There were two primary contingents of Tuscarora at this point, a Northern group led by Chief Tom Blunt (also spelled Blount) and a Southern group led by Chief Hancock. Chief Blunt occupied the area around what is present-day Bertie County on the Roanoke River; Chief Hancock was closer to New Bern, North Carolina, occupying the area south of the Pamplico River (now the Pamlico River). Chief Blunt became close friends with the Blount family of the Bertie region, and likely adopted his name from them. Chief Hancock, on the other hand, found his villages raided and his people frequently kidnapped and sold into slavery. Both groups were heavily impacted by the introduction of European diseases, and both were rapidly having their lands infringed upon by the encroaching settlers. Ultimately, Chief Hancock felt there was no alternative but to attack the settlers. Tom Blunt did not become involved in the war at this point.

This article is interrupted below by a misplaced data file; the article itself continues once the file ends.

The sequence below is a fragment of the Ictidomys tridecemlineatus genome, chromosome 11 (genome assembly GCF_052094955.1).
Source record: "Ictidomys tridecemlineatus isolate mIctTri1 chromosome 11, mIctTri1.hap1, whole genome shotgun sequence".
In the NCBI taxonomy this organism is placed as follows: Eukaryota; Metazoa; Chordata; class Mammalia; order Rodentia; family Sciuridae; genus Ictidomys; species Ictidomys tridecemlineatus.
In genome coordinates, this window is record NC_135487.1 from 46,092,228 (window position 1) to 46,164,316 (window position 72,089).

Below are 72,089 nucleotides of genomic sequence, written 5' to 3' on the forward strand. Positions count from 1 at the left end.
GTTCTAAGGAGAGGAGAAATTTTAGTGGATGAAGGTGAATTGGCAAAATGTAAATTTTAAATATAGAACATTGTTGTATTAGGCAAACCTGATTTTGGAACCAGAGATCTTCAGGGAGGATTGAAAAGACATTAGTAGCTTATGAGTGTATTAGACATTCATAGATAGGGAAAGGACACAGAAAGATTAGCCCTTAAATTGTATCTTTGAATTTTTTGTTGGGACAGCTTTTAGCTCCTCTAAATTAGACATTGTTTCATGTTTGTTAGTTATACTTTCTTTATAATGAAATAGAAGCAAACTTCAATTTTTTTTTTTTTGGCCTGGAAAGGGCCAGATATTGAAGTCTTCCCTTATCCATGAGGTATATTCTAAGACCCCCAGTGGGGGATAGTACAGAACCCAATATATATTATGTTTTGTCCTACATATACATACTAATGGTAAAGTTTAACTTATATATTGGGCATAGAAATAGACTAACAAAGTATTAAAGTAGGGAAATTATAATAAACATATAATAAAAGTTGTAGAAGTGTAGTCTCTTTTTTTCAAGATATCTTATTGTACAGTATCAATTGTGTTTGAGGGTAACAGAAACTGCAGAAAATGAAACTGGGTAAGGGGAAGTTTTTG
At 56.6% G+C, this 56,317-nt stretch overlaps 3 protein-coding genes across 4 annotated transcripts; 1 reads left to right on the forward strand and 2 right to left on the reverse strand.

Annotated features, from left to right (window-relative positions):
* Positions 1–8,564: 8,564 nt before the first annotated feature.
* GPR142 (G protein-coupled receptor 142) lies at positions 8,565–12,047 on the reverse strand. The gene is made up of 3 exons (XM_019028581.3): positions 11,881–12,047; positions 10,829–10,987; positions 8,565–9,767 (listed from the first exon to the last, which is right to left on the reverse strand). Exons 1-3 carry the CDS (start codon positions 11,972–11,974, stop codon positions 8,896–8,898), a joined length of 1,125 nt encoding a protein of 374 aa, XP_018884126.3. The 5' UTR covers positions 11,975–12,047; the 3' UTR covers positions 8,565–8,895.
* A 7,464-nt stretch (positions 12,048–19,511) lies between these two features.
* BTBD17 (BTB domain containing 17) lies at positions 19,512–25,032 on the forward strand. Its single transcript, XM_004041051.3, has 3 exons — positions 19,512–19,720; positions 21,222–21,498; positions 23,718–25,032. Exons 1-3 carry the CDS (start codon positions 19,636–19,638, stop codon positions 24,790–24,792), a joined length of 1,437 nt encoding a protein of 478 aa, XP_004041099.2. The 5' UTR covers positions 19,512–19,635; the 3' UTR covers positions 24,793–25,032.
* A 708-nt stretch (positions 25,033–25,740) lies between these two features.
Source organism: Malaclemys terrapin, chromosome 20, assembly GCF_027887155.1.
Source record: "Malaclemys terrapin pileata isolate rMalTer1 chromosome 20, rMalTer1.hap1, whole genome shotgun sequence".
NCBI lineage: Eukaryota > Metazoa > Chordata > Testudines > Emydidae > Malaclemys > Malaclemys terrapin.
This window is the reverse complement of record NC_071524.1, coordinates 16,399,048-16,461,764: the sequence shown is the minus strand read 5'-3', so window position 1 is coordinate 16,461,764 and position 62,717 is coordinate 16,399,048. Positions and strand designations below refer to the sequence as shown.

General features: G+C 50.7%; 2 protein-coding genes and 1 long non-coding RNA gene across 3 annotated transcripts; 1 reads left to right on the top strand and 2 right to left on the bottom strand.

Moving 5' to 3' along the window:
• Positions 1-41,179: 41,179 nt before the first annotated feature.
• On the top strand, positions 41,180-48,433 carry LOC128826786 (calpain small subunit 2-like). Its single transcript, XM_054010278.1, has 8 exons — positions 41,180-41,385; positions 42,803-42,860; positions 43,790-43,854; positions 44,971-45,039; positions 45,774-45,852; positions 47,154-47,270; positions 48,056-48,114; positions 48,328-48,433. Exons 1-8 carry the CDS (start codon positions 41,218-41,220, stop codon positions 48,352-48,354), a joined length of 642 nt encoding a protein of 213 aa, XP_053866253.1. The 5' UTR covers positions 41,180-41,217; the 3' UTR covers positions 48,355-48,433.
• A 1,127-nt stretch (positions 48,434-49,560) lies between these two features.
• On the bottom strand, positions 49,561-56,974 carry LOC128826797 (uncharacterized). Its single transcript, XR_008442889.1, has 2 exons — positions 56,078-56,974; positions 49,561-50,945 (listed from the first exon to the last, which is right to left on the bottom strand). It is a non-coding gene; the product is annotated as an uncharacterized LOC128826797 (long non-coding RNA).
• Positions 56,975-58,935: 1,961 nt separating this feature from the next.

In 1711, tensions escalated when Baron von Graffenreid evicted the Tuscarora from an Indian village he wanted for his Swiss and German settlers. Following that, John Lawson, the surveyor, and von Graffenreid went on a canoe trip and were captured by the Tuscarora and tried. Initially both were to be set free, but while von Graffenreid was busy negotiating his way out of the pickle he found himself in, Lawson became argumentative and chastised the Indians for harassing the men. They executed Lawson, but set von Graffenreid free with a message that they were planning to attack the English.